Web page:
The early interest in observing birds for their aesthetic rather than utilitarian (mainly food) value is traced to the late-18th century in the works of Gilbert White, Thomas Bewick,George Montagu and John Clare. Although the study of birds and natural history became fashionable in Britain during the Victorian Era, it was mainly collection oriented with eggs and later skins being the artifacts of interest. Wealthy collectors made use of their contacts in the colonies to obtain specimens from around the world. It was only in the late 19th century that the call for bird protection began leading to the rising popularity of observations on living birds. The Audubon Society was started to protect birds from the growing trade in feathers in the United States while the Royal Society for the Protection of Birds began in Britain. The term "birdwatching" appeared for the first time as the title of a book "Bird Watching" by Edmund Selous in 1901. In North America, the identification of birds, once thought possible only by shooting was made possible by the emergence of optics and field identification guides. The earliest field guide in the US was Birds through an Opera Glass (1889) by Florence Bailey. Birding in North America was focused in the early and mid-20th century in the eastern seaboard region, and was influenced by the works of Ludlow Griscom and later Roger Tory Peterson. Bird Neighbors (1897) by Neltje Blanchanwas an early birding book which sold over 250,000 copies. It was illustrated with color photographs of stuffed birds.
The organization and networking of those interested in birds began through organizations like the Audubon Society that was against the killing of birds and the American Ornithologists' Union (AOU). The rising popularity of the car increased the mobility of birdwatchers and this made new locations accessible to those interested in birds. Networks of birdwatchers in the UK began to form in the late 1930s under the British Trust for Ornithology (BTO). The BTO saw the potential to produce scientific results through the networks, unlike the Royal Society for the Protection of Birds (RSPB) which like the Audubon Society originated from the bird protection movement. Like the AOU in North America, the BOU had a focus mainly in collection based taxonomy. The BOU changed focus to ecology and behaviour only in the 1940s. The BTO movement towards 'organized birdwatching', was opposed by the RSPB which claimed that the 'scientification' of the pastime was 'undesirable'. This stand was to change only in 1936 when the RSPB was taken over by Tom Harrisson and others. Harrisson was instrumental in the organization of pioneering surveys of the Great Crested Grebe.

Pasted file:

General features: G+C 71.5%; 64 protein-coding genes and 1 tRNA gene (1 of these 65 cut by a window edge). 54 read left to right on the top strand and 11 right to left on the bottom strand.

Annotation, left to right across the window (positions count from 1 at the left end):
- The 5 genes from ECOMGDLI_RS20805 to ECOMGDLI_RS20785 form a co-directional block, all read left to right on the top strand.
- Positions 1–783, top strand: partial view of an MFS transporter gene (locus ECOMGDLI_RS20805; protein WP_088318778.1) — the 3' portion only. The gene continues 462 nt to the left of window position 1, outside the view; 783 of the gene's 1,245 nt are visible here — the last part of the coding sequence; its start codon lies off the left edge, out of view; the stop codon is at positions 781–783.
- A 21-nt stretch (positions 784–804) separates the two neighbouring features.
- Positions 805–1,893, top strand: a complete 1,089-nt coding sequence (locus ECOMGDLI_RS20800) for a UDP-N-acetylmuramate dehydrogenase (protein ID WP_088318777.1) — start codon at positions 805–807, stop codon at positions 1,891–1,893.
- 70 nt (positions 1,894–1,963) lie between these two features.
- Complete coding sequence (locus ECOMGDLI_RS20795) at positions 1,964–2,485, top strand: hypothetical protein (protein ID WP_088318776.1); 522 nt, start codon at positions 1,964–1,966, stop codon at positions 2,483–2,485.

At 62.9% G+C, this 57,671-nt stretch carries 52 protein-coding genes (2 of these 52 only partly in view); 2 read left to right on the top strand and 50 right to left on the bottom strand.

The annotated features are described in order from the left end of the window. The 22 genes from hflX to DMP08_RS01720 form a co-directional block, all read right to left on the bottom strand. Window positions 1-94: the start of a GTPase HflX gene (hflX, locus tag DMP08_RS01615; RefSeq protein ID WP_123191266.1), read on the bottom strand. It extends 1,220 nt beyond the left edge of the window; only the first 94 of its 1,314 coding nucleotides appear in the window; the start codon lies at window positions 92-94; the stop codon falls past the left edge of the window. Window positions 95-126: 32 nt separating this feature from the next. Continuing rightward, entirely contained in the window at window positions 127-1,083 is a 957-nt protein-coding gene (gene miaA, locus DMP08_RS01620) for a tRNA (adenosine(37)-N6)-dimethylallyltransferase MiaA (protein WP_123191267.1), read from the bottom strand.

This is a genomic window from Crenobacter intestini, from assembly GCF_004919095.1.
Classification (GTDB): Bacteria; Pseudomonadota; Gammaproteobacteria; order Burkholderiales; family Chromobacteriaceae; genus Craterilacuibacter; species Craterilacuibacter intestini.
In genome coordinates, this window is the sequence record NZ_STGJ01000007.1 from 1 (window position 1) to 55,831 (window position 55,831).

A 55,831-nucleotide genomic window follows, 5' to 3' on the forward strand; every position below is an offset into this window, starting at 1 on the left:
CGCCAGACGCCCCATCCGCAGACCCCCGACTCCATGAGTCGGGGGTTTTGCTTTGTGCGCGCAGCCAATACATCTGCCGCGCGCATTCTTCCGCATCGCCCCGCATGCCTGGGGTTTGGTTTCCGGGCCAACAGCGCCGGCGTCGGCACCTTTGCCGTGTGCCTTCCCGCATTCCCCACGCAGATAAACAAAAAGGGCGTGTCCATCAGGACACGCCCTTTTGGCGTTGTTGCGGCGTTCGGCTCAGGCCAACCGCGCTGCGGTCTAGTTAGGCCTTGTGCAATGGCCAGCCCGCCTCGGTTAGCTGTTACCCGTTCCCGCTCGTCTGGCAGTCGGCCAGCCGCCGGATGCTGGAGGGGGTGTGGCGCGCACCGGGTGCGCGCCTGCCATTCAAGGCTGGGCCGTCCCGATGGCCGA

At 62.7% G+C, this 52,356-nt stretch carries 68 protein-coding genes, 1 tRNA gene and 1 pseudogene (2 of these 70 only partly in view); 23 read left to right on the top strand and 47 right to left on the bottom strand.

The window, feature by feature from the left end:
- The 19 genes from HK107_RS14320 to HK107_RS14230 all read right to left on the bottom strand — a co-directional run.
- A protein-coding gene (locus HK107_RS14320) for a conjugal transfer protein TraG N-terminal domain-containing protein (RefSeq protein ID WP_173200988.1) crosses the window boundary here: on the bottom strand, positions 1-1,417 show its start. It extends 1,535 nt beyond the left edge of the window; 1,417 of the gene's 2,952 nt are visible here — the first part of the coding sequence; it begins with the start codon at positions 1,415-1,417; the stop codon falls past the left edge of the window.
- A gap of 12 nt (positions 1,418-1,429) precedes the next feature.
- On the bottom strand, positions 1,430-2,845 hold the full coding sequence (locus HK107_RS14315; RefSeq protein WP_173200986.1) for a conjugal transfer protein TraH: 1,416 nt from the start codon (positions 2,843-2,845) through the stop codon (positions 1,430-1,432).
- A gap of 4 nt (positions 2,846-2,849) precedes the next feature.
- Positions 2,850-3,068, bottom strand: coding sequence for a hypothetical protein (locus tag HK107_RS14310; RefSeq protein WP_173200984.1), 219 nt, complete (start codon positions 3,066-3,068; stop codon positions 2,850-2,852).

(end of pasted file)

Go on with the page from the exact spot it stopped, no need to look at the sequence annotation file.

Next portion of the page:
Increased mobility of birdwatchers ensured that books like Where to watch birds by John Gooders became best-sellers. By the 1960s air-travel became feasible and long distance holiday destinations opened up with the result that by 1965, Britain's first birding tour company, Ornitholidays was started by Lawrence Holloway. Travelling far away also led to problems in name usage, British birds like "Wheatear", "Heron" and "Swallow" needed adjectives to differentiate them in places where there were several related species. The falling cost of air-travel made flying to remote birding destinations a possibility for a large number of people towards the 1980s. The need for global guides to birds became more relevant and one of the biggest projects that began was the "Handbook of the Birds of the World" which started in the 1990s with Josep del Hoyo a country doctor in Catalonia, Jordi Sargatal and ornithologist Andy Elliott.
Initially, birdwatching was a hobby practised in developed countries such as the United States of America and the United Kingdom. Nevertheless, since the second half of the 20th century an increasing number of people in developing countries have engaged in this activity. Transnational birding has played an important role in this, as citizens from developing countries that engage in birdwatching usually develop this pastime due to influence of foreign cultures that already practise birding.